• Sebastian Gorka, his far-right, anti-Semitic Deputy Assistant, who came to his boss's inauguration wearing a badge, tunic, and ring of the Order of Vitéz,  a far-right group listed by the State Department as having been " . . . under the direction of the Nazi Government of Germany' during World War II." (It should also  be noted that Gorka's mother Susan worked closely as a translator with David Irving, the discredited historian described by a judge as a "Holocaust denier … anti-Semitic and racist, and that he associates with right-wing extremists who promote neo-Nazism."

Alas, there is every reason to believe that '45 would gladly fire Bob Mueller and/or A.G. Sessions before he'd ever let go of Bannon and/or Gorka . . . and for the same reason: he doesn't want to do anything that would possibly alienate his beloved "base."  For it's his base - which apparently includes white supremacists, neo-Nazis, racists and anti-Semites - that ultimately gives him the adulation and ego strokes which keeps his emotional/psychic furnace ablaze.  It's this base that that makes him feel real, feel alive . . . feel presidential.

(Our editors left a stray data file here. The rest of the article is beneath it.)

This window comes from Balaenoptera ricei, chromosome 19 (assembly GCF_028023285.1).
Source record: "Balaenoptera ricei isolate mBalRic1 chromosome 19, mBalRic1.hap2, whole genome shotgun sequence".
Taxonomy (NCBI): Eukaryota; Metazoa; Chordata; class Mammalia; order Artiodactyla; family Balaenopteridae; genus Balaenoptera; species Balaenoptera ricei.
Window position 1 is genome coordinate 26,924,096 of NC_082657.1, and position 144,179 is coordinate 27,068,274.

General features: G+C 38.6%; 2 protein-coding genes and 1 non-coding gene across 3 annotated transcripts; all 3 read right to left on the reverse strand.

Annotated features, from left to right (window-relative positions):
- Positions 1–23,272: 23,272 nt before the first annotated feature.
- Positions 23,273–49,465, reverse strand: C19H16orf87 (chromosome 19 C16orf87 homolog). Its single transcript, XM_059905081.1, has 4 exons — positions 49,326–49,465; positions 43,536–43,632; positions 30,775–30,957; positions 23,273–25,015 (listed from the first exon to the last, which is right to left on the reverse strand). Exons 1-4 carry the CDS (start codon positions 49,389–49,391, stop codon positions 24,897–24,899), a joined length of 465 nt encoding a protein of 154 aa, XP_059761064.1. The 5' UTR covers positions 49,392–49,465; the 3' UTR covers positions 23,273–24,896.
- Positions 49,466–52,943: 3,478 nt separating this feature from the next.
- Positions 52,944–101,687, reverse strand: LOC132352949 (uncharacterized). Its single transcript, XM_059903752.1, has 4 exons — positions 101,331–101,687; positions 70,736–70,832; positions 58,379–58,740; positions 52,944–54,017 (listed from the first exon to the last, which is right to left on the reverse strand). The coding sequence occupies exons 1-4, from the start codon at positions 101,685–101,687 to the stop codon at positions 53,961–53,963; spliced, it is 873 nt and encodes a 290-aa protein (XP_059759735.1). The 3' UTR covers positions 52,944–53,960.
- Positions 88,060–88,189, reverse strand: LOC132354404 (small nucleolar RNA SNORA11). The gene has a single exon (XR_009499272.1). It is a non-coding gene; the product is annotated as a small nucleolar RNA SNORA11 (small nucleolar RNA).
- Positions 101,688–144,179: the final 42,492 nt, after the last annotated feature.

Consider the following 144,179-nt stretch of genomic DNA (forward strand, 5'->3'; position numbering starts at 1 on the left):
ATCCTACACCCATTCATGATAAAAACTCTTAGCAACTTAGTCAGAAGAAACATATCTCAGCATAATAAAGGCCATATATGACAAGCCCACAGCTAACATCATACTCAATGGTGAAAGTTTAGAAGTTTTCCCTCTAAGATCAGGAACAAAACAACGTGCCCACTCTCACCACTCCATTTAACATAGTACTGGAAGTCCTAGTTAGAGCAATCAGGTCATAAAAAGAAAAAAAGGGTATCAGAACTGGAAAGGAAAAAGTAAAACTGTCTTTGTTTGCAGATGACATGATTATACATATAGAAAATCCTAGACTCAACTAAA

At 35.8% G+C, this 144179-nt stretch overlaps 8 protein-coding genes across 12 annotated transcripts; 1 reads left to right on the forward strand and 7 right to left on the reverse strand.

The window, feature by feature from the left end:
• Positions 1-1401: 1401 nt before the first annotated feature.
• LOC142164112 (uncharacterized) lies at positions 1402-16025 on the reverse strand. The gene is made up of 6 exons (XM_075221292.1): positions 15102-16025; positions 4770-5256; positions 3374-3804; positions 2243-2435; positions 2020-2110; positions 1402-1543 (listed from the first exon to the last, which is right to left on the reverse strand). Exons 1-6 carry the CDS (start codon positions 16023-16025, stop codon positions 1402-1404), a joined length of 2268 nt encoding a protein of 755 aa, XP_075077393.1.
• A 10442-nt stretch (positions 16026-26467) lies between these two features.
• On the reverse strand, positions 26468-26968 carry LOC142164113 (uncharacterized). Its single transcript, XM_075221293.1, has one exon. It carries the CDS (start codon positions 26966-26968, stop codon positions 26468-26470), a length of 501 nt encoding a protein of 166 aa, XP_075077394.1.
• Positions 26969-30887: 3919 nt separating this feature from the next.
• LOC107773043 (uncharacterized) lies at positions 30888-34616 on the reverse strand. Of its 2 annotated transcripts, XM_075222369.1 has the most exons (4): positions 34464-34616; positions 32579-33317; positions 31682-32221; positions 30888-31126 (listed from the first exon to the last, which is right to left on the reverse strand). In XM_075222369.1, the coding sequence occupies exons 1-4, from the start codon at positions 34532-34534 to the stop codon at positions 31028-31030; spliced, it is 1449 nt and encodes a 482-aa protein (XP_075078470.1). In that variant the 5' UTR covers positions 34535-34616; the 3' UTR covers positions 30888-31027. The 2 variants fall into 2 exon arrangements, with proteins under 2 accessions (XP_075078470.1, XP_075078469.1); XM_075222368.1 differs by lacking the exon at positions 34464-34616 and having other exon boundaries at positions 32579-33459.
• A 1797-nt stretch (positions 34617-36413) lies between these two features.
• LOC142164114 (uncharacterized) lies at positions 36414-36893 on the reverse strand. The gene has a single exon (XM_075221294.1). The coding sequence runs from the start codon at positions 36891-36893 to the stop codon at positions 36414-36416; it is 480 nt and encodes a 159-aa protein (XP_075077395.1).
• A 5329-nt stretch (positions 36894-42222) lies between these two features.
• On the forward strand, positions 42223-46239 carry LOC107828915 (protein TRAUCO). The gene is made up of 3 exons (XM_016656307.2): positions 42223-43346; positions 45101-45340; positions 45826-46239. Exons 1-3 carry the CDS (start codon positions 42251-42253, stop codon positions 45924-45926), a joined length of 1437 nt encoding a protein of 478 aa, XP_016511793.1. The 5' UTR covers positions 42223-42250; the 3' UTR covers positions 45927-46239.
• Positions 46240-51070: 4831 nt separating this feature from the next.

And this is serious . . . very, very serious.

Copyright©2017 Kurt F. Stone